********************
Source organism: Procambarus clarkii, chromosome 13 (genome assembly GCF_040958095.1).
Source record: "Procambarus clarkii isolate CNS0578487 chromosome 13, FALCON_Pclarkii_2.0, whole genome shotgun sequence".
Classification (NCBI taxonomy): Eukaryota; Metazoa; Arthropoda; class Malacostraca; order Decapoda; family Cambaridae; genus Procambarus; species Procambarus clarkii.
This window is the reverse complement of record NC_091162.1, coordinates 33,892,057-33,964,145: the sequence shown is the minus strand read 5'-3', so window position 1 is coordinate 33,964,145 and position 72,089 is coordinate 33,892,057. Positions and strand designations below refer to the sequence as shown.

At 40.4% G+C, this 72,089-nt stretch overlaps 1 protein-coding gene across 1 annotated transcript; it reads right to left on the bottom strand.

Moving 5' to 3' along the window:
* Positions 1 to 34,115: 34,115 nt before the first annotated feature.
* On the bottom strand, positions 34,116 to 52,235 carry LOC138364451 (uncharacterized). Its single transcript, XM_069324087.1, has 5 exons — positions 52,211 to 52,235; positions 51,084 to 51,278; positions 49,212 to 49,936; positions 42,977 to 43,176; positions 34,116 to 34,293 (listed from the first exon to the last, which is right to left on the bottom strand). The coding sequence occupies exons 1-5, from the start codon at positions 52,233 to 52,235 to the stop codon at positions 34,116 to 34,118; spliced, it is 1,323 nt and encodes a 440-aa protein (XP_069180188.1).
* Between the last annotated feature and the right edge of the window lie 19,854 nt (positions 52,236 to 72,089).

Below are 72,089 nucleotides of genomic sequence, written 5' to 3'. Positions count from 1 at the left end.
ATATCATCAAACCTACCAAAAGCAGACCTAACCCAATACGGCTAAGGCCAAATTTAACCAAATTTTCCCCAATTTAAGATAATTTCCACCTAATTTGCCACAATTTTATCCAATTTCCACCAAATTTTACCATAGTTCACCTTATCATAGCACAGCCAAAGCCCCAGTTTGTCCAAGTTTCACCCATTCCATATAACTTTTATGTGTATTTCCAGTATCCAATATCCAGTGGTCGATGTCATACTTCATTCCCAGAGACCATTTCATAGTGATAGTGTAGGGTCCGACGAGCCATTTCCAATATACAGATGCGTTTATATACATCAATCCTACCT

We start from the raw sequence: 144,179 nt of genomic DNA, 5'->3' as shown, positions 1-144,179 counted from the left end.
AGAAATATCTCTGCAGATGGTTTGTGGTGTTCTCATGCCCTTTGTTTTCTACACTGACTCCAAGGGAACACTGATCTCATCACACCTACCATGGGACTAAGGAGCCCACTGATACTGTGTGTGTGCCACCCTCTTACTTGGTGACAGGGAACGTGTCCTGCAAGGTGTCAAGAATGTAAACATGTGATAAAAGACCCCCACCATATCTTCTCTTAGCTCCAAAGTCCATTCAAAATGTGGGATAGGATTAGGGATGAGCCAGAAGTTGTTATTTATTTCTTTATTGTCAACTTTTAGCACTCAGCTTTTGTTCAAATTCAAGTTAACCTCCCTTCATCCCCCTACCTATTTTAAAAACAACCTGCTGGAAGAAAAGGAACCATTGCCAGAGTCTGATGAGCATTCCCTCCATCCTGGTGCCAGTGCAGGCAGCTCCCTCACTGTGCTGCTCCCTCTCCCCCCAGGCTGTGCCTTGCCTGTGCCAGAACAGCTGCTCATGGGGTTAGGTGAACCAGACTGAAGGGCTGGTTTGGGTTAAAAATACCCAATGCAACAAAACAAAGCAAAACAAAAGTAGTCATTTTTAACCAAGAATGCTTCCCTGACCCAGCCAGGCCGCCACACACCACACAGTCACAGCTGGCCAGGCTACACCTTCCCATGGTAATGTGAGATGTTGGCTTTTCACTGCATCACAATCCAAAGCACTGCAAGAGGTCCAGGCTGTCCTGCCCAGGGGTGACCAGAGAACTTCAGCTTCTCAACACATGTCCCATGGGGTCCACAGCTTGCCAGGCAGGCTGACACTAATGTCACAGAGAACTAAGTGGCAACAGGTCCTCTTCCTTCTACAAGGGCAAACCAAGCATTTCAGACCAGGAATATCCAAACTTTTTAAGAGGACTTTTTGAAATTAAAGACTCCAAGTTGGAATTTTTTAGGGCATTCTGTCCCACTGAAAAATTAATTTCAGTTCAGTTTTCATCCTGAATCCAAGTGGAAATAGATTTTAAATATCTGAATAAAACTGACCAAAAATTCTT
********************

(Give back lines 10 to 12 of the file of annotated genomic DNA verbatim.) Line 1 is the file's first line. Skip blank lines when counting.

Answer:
Below are 72,089 nucleotides of genomic sequence, written 5' to 3'. Positions count from 1 at the left end.
ATATCATCAAACCTACCAAAAGCAGACCTAACCCAATACGGCTAAGGCCAAATTTAACCAAATTTTCCCCAATTTAAGATAATTTCCACCTAATTTGCCACAATTTTATCCAATTTCCACCAAATTTTACCATAGTTCACCTTATCATAGCACAGCCAAAGCCCCAGTTTGTCCAAGTTTCACCCATTCCATATAACTTTTATGTGTATTTCCAGTATCCAATATCCAGTGGTCGATGTCATACTTCATTCCCAGAGACCATTTCATAGTGATAGTGTAGGGTCCGACGAGCCATTTCCAATATACAGATGCGTTTATATACATCAATCCTACCT

We start from the raw sequence: 144,179 nt of genomic DNA, 5'->3' as shown, positions 1-144,179 counted from the left end.